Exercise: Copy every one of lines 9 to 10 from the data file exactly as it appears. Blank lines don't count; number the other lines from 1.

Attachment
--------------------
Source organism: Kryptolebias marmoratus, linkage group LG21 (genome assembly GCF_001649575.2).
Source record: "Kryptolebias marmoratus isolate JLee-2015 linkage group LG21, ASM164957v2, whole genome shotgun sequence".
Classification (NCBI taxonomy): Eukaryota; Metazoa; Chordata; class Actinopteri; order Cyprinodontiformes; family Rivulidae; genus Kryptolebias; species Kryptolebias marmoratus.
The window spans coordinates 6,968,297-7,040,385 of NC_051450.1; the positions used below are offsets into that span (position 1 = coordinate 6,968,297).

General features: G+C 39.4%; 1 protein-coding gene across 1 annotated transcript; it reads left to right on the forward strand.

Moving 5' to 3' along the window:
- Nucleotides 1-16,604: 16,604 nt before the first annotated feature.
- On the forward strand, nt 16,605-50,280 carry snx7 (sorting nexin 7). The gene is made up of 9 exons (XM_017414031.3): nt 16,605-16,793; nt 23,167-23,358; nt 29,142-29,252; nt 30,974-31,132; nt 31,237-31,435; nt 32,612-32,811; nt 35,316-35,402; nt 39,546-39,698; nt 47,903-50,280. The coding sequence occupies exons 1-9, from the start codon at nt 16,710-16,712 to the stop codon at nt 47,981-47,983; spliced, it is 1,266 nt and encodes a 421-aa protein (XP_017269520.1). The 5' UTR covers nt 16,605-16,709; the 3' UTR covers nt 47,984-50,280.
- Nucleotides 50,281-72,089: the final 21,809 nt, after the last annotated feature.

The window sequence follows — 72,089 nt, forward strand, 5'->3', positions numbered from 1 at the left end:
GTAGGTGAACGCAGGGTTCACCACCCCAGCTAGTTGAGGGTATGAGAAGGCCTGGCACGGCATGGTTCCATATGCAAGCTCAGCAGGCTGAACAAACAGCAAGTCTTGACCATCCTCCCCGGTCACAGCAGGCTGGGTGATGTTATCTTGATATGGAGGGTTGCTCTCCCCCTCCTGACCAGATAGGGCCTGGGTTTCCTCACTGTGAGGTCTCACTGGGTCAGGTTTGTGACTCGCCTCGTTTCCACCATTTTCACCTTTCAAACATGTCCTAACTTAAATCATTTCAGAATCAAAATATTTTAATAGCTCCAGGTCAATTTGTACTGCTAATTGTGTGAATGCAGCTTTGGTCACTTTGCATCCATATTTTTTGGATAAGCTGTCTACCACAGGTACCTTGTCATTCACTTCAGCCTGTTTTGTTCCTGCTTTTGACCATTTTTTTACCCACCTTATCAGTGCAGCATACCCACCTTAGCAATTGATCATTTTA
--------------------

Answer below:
- Nucleotides 50,281-72,089: the final 21,809 nt, after the last annotated feature.

The window sequence follows — 72,089 nt, forward strand, 5'->3', positions numbered from 1 at the left end: